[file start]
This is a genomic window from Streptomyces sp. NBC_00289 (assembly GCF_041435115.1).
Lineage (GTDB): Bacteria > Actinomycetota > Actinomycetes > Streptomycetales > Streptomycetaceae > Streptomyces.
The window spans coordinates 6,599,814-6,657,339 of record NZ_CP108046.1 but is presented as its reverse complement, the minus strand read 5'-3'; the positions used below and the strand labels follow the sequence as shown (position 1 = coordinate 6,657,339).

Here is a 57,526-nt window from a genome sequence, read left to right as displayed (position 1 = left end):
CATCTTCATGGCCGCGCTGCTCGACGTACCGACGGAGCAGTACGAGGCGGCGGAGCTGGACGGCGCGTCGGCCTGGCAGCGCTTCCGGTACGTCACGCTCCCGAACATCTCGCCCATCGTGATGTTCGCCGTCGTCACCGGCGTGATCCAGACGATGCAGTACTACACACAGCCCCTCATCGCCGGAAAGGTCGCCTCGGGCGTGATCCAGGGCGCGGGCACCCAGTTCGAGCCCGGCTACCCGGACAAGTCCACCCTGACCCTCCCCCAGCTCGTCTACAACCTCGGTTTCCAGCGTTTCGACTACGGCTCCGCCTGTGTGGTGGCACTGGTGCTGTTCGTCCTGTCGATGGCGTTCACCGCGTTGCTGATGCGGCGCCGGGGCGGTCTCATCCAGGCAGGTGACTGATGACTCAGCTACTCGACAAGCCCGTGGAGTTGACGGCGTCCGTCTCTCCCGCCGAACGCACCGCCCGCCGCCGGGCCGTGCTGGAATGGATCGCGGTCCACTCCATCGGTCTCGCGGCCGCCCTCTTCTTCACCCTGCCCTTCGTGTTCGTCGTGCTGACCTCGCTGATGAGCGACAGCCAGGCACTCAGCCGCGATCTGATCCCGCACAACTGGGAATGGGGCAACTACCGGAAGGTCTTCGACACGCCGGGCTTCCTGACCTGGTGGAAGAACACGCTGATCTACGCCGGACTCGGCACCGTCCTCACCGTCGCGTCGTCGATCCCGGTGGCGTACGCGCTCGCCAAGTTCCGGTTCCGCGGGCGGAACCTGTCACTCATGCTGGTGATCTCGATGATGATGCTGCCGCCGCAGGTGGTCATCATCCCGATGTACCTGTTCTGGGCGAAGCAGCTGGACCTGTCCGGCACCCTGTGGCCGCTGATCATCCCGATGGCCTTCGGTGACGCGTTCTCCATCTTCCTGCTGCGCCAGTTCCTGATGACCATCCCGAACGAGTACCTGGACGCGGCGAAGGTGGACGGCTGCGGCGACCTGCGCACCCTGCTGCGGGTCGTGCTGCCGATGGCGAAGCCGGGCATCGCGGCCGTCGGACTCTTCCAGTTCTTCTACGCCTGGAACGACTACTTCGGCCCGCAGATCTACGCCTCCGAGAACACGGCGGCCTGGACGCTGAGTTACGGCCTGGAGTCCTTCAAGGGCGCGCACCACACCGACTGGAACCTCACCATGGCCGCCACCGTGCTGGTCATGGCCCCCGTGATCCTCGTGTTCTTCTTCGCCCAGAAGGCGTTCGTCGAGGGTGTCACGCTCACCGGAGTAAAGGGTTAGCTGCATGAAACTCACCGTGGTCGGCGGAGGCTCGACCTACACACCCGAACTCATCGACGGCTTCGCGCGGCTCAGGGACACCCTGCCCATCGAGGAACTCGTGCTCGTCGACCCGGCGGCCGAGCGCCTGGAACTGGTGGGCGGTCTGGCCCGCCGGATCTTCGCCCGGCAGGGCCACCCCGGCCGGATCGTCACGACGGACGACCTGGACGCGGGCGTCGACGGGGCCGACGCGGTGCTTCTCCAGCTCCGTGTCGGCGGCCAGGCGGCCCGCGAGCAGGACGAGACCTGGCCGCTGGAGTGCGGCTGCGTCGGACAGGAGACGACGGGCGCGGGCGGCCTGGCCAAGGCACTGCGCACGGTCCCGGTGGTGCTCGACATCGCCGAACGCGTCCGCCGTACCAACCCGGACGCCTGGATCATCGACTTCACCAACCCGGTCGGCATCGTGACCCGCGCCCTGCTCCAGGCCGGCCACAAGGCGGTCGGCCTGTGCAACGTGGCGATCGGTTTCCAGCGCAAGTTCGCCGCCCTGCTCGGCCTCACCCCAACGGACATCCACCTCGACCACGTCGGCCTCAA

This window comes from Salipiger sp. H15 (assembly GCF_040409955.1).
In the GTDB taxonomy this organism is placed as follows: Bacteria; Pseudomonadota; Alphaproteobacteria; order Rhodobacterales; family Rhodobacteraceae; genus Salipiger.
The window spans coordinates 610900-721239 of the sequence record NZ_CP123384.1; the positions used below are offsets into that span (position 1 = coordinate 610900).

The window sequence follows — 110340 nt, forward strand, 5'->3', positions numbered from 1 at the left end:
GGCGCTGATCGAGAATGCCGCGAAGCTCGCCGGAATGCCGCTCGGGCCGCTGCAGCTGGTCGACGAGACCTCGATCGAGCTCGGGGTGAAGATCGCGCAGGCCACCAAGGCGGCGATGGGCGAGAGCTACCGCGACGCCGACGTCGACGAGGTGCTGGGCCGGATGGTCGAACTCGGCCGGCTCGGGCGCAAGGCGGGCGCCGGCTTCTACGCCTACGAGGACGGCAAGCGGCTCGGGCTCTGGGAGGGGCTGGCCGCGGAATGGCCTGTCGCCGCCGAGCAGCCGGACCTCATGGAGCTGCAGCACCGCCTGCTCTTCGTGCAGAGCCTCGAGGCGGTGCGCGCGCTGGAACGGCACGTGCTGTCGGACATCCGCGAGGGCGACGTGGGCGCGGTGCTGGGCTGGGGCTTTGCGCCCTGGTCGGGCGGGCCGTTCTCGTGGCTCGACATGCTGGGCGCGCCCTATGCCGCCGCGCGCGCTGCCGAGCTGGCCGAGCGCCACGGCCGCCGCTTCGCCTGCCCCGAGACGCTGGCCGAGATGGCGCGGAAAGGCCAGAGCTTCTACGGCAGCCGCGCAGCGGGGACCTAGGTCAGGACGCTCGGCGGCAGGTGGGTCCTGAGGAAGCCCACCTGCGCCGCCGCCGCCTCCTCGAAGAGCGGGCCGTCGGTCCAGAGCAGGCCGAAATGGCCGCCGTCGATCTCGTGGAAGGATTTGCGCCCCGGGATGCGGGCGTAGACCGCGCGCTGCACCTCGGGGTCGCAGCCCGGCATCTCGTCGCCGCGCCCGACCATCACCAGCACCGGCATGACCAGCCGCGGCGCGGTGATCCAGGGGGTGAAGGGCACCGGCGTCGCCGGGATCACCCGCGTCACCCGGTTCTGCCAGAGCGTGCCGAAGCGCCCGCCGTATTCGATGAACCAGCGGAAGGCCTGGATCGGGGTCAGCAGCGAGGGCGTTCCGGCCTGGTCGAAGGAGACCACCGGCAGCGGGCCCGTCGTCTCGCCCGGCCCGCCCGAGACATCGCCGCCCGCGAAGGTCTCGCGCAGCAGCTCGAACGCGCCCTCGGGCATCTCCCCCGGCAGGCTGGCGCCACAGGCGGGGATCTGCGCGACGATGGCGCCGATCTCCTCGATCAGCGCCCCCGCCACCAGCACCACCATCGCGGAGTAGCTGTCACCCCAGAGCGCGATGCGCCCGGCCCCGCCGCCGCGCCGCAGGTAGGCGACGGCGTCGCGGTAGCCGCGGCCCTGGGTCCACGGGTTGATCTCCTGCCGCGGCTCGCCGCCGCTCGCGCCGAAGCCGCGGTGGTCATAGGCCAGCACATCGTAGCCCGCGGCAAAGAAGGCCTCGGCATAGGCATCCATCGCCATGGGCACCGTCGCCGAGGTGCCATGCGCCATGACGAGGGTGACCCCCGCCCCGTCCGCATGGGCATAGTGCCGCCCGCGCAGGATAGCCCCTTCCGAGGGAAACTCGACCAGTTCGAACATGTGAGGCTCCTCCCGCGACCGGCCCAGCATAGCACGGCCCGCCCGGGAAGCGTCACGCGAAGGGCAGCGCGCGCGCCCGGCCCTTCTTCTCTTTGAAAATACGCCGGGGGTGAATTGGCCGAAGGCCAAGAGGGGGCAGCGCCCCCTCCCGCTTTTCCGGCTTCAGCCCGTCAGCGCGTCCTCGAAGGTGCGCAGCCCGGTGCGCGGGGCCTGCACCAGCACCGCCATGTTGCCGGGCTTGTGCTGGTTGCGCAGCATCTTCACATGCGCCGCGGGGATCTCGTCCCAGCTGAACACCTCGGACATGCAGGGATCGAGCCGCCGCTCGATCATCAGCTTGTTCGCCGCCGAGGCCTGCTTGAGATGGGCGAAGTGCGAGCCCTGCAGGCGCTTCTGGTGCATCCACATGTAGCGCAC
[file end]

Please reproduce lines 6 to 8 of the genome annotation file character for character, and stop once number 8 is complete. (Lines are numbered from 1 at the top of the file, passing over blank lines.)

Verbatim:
This window comes from Salipiger sp. H15 (assembly GCF_040409955.1).
In the GTDB taxonomy this organism is placed as follows: Bacteria; Pseudomonadota; Alphaproteobacteria; order Rhodobacterales; family Rhodobacteraceae; genus Salipiger.
The window spans coordinates 610900-721239 of the sequence record NZ_CP123384.1; the positions used below are offsets into that span (position 1 = coordinate 610900).